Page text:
In Tuck Everlasting by Natalie Babbitt, the Tucks do not change. What else does not change?

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litteacher8 eNotes educator| Certified Educator

The woods near the spring do not change. 

In this story, we learn the Tucks are immortal because they drank from a spring in the woods near Winnie’s house. We also find out that not only have the Tucks not changed, but neither have the woods.  

"It hadn't changed, no more'n we had," said Miles. "And that was how we found out. Pa'd carved a T on the tree, remember, twenty years before, but the T was just where it'd been when he done it. That tree hadn't grown one whit in all that time. It was exactly the same. And the T he'd carved was as fresh as if it'd just been put there." (Ch. 7) 

The Tuck family had no idea they would become immortal when they drank from the spring. They were just thirsty. The Tucks later realized they could not die or appear to grow older. They were stuck. This meant they had to live an isolated life because anyone who spent too much time around them would realize they were different.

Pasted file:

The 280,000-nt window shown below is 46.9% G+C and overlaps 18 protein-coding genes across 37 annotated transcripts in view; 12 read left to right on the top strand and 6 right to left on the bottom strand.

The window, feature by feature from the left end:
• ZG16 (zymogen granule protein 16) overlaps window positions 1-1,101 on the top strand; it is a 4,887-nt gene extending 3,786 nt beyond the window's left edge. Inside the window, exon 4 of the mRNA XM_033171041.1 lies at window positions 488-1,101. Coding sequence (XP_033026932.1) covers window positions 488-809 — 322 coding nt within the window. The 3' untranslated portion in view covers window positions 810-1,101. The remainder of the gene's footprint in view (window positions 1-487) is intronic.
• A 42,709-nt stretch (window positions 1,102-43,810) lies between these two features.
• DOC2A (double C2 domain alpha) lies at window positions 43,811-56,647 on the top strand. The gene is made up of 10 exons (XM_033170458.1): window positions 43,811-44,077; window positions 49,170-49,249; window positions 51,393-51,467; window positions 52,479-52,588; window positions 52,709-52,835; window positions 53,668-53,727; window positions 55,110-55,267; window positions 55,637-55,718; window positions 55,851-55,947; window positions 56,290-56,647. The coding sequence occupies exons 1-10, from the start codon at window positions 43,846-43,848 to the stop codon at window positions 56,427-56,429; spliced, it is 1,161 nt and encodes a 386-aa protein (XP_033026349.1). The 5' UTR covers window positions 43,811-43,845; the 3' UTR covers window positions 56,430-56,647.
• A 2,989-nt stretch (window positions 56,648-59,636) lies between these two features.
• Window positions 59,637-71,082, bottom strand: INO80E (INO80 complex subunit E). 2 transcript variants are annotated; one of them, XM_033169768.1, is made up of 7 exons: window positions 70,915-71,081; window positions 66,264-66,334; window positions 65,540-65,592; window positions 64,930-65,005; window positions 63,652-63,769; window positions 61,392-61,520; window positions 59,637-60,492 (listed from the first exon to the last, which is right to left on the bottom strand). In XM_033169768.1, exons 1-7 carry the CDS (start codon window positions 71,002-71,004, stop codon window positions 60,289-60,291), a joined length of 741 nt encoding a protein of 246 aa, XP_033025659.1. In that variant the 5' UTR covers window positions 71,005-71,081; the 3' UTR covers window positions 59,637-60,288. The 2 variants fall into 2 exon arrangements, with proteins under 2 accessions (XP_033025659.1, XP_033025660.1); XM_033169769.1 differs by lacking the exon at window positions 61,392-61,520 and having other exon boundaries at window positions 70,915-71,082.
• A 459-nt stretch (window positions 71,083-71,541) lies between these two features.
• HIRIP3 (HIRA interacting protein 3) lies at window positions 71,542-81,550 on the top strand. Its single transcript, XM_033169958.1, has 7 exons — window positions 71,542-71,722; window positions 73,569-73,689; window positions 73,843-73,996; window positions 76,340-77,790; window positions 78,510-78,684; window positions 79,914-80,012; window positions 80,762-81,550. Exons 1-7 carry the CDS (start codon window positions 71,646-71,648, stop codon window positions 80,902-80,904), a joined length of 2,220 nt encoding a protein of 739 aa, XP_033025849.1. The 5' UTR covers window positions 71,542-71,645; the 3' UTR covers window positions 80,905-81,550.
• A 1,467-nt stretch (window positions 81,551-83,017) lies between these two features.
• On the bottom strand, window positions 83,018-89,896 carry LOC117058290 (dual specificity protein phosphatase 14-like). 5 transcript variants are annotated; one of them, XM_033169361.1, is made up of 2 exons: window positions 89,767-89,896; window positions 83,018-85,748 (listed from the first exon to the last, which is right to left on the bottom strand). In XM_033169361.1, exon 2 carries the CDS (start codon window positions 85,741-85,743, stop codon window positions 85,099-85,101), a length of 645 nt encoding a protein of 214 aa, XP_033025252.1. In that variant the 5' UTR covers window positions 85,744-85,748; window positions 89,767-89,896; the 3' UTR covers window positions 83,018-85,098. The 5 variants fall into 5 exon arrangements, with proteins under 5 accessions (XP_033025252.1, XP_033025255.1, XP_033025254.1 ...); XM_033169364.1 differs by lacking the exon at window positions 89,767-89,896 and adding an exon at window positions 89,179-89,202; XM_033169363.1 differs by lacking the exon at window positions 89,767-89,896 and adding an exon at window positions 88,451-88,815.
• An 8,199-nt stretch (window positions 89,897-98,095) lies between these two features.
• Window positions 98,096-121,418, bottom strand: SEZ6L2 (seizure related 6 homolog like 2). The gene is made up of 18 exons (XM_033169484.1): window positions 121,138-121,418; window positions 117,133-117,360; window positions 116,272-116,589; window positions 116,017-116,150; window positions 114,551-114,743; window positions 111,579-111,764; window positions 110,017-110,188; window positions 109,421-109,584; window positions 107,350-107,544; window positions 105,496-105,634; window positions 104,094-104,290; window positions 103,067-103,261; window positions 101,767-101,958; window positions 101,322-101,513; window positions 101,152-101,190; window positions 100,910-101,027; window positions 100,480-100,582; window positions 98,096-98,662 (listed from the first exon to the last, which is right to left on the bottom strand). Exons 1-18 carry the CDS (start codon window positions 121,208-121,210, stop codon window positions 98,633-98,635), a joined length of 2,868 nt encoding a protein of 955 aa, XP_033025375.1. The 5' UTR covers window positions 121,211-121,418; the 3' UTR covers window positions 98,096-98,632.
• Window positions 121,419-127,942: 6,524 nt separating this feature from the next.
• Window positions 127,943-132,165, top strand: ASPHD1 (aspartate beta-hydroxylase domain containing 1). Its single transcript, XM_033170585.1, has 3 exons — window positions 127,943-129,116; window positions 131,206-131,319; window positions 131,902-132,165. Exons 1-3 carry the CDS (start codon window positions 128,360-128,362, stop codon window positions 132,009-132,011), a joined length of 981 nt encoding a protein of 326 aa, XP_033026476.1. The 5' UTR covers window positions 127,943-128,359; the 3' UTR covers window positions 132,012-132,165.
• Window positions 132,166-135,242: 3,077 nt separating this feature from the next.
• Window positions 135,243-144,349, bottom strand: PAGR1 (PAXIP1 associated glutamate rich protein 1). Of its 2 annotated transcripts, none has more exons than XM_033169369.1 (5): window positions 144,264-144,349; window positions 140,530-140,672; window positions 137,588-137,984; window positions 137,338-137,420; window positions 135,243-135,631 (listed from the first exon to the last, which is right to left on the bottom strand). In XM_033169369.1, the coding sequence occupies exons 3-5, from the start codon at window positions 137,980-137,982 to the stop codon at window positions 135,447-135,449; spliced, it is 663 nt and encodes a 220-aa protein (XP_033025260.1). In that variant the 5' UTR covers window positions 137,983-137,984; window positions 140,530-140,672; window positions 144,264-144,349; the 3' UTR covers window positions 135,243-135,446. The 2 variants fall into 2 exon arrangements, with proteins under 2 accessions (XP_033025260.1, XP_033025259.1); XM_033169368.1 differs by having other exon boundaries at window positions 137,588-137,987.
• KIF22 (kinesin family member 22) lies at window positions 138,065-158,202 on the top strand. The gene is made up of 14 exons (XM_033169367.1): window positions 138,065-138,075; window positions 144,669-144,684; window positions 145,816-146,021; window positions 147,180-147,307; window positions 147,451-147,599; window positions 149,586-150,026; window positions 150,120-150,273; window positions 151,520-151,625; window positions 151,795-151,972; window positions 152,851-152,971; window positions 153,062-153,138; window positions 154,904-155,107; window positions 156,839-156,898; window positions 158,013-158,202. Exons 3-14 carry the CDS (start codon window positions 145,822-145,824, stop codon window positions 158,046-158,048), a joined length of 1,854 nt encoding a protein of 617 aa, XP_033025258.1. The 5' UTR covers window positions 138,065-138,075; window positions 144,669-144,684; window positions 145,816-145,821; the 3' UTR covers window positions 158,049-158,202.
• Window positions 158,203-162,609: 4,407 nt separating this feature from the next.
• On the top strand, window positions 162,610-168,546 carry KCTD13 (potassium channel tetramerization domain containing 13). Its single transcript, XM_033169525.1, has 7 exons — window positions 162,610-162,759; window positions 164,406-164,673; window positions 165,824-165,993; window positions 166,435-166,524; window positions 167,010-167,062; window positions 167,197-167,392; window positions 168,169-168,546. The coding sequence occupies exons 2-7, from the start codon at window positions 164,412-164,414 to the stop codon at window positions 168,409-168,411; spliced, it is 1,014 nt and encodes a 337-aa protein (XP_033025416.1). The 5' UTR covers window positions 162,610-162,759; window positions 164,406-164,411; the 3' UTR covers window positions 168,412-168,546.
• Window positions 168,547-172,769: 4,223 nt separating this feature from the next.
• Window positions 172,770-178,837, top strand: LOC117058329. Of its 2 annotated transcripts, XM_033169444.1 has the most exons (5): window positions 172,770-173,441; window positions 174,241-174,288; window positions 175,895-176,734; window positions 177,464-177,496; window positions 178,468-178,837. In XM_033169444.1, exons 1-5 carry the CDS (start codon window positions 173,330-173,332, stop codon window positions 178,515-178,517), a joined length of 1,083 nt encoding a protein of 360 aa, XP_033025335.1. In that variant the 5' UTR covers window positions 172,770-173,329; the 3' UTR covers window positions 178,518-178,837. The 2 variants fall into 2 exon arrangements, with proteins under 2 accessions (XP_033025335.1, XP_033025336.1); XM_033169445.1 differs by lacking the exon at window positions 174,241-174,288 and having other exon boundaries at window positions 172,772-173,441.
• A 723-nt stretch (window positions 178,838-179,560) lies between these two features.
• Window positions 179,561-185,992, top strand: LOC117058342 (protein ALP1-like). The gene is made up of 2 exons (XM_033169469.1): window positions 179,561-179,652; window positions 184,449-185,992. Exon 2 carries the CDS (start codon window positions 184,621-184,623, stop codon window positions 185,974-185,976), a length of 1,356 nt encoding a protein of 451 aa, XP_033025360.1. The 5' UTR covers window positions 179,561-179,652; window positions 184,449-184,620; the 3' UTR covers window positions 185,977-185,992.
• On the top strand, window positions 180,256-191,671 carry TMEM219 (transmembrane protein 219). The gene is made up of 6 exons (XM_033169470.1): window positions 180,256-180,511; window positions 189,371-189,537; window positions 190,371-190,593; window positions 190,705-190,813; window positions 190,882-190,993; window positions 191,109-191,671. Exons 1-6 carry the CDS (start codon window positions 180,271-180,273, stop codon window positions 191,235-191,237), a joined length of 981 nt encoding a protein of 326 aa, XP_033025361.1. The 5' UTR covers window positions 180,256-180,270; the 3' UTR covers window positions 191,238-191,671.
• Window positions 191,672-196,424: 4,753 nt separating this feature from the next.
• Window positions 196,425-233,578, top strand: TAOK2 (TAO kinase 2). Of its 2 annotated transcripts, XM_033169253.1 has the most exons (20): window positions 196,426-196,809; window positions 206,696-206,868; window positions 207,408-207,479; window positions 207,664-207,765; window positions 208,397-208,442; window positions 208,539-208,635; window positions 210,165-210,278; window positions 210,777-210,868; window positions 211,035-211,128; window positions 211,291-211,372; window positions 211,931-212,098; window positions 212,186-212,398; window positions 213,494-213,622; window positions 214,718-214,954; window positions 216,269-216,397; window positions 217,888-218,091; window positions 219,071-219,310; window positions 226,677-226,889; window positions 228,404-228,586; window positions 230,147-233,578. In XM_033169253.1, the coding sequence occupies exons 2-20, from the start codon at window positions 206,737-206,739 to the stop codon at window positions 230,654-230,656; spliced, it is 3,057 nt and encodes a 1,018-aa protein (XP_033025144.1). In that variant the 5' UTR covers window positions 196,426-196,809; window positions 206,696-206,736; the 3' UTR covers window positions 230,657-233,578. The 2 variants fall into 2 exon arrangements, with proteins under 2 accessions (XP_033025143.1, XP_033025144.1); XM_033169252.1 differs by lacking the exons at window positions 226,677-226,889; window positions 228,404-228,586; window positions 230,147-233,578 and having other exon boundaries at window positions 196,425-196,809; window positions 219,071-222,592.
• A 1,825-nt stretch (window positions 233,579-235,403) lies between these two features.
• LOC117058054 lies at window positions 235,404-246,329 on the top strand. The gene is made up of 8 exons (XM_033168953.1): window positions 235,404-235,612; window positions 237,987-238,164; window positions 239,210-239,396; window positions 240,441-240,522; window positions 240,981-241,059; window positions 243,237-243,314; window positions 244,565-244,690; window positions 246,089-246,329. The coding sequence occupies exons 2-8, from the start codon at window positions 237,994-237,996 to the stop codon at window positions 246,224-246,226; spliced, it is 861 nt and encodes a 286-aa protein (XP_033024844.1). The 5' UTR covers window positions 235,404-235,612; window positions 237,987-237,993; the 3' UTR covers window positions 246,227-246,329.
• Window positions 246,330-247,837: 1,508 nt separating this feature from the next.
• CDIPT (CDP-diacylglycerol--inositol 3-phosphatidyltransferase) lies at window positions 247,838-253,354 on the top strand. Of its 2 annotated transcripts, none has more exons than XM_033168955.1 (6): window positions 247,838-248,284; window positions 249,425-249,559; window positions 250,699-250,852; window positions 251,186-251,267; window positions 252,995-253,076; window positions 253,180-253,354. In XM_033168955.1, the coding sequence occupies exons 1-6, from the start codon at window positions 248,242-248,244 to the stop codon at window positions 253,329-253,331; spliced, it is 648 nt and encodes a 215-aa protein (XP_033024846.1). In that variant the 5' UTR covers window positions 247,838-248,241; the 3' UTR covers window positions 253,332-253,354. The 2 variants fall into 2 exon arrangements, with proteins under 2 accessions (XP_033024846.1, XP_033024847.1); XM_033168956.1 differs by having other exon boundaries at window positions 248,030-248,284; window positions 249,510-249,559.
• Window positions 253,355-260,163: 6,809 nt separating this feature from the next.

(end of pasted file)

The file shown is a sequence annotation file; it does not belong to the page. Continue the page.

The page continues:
The Tucks try to keep the spring in the woods quiet so no one else has to go through what they do. The fact that the woods never change is interesting; it helps explain how the spring affects the area around it. The woods are not immortal, though; when the Tucks return later, the woods are gone. 

Had a big electrical storm, though, about three years ago now or thereabouts. Big tree got hit by lightning, split right down the middle. Caught fire and everything. Tore up the ground, too. Had to bulldoze her all out. (Epilogue) 

This seems to be nature’s way of correcting for the anomaly. The Tucks may be immortal, but no one else ever will be. When the woods were destroyed, the spring was destroyed along with them. This should give the Tucks a measure of peace, since they no longer have to protect everyone from the spring.

kaytlinhagg | Student

What does Winnie first think when the Tucks take her with them 

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Tuck Everlasting

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